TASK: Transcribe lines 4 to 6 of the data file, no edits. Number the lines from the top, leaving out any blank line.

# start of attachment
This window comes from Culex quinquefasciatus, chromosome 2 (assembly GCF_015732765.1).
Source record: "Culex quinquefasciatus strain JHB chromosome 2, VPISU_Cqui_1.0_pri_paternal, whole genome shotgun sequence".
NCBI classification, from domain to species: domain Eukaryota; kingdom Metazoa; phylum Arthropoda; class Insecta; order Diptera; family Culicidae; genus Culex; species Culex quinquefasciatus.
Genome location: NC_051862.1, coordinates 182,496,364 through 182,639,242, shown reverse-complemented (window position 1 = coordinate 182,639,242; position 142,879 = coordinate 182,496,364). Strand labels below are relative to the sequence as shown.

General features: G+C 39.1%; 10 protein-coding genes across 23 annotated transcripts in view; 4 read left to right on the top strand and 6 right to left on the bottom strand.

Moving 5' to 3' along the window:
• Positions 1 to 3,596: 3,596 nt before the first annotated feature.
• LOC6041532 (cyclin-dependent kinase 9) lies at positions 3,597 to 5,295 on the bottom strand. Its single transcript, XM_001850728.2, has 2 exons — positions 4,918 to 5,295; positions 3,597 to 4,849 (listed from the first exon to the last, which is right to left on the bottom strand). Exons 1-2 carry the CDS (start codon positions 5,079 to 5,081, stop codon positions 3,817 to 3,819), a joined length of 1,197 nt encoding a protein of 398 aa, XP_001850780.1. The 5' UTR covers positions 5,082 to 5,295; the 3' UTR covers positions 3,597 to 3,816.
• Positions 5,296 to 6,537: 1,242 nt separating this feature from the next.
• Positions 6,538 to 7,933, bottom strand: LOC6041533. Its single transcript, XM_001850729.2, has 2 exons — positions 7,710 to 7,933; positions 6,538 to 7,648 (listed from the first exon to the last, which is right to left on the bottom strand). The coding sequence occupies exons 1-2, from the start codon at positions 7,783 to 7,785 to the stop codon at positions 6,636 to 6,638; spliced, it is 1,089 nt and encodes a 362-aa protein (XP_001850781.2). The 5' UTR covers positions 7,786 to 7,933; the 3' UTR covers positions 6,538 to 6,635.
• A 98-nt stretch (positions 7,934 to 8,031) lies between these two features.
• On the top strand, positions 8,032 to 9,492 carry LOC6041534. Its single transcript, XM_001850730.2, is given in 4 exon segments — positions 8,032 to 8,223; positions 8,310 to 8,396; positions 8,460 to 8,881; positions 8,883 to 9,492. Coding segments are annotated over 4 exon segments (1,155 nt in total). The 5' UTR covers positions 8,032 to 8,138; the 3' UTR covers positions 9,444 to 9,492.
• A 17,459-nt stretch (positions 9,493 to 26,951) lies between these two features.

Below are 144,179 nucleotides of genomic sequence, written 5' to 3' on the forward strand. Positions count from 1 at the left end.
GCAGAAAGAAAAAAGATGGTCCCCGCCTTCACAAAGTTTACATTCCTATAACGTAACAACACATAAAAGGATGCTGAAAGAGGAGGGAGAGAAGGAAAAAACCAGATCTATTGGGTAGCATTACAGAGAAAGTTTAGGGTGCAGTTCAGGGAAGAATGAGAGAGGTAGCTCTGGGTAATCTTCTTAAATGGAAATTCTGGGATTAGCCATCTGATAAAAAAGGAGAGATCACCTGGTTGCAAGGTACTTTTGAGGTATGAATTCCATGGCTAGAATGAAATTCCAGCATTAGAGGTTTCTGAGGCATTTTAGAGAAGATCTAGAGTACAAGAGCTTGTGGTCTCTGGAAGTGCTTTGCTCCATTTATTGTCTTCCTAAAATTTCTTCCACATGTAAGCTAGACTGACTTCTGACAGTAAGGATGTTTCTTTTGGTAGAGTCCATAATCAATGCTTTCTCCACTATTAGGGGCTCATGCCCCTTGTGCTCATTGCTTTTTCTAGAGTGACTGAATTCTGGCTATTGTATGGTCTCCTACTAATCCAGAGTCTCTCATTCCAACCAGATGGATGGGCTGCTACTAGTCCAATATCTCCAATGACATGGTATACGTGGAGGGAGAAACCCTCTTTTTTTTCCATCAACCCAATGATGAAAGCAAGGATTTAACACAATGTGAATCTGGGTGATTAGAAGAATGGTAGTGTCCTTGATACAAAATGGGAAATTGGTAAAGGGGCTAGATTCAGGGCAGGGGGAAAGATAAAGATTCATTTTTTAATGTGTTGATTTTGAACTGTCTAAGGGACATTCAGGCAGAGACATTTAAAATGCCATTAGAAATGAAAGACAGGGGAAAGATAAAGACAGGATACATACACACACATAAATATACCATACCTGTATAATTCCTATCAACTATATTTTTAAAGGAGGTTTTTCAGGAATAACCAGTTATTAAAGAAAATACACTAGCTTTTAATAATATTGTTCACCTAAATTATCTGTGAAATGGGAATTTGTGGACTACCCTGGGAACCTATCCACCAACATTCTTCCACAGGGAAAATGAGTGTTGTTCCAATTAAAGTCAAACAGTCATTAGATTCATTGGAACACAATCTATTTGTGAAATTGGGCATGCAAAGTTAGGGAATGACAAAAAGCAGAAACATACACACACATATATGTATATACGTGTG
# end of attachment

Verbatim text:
Genome location: NC_051862.1, coordinates 182,496,364 through 182,639,242, shown reverse-complemented (window position 1 = coordinate 182,639,242; position 142,879 = coordinate 182,496,364). Strand labels below are relative to the sequence as shown.

General features: G+C 39.1%; 10 protein-coding genes across 23 annotated transcripts in view; 4 read left to right on the top strand and 6 right to left on the bottom strand.

Moving 5' to 3' along the window: